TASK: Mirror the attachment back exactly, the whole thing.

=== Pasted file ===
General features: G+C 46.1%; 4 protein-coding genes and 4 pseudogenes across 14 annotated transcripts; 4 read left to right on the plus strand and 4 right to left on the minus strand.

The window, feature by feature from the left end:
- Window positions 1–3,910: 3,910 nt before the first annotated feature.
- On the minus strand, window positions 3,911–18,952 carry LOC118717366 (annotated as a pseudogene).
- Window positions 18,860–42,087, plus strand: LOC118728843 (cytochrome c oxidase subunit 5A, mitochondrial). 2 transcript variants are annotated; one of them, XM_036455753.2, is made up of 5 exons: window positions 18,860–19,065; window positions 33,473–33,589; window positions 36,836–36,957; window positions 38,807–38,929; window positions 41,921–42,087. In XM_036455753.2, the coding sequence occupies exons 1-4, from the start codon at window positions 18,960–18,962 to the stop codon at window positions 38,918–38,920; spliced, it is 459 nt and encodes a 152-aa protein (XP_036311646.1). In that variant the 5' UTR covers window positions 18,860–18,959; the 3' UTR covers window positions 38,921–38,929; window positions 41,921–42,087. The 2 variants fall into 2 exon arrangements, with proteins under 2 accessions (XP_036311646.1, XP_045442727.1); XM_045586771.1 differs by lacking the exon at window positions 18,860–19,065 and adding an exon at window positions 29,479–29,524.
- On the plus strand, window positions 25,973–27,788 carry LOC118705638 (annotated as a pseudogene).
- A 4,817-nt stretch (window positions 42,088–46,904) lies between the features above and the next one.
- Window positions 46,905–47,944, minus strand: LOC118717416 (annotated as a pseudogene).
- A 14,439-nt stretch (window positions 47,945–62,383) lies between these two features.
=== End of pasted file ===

General features: G+C 46.1%; 4 protein-coding genes and 4 pseudogenes across 14 annotated transcripts; 4 read left to right on the plus strand and 4 right to left on the minus strand.

The window, feature by feature from the left end:
- Window positions 1–3,910: 3,910 nt before the first annotated feature.
- On the minus strand, window positions 3,911–18,952 carry LOC118717366 (annotated as a pseudogene).
- Window positions 18,860–42,087, plus strand: LOC118728843 (cytochrome c oxidase subunit 5A, mitochondrial). 2 transcript variants are annotated; one of them, XM_036455753.2, is made up of 5 exons: window positions 18,860–19,065; window positions 33,473–33,589; window positions 36,836–36,957; window positions 38,807–38,929; window positions 41,921–42,087. In XM_036455753.2, the coding sequence occupies exons 1-4, from the start codon at window positions 18,960–18,962 to the stop codon at window positions 38,918–38,920; spliced, it is 459 nt and encodes a 152-aa protein (XP_036311646.1). In that variant the 5' UTR covers window positions 18,860–18,959; the 3' UTR covers window positions 38,921–38,929; window positions 41,921–42,087. The 2 variants fall into 2 exon arrangements, with proteins under 2 accessions (XP_036311646.1, XP_045442727.1); XM_045586771.1 differs by lacking the exon at window positions 18,860–19,065 and adding an exon at window positions 29,479–29,524.
- On the plus strand, window positions 25,973–27,788 carry LOC118705638 (annotated as a pseudogene).
- A 4,817-nt stretch (window positions 42,088–46,904) lies between the features above and the next one.
- Window positions 46,905–47,944, minus strand: LOC118717416 (annotated as a pseudogene).
- A 14,439-nt stretch (window positions 47,945–62,383) lies between these two features.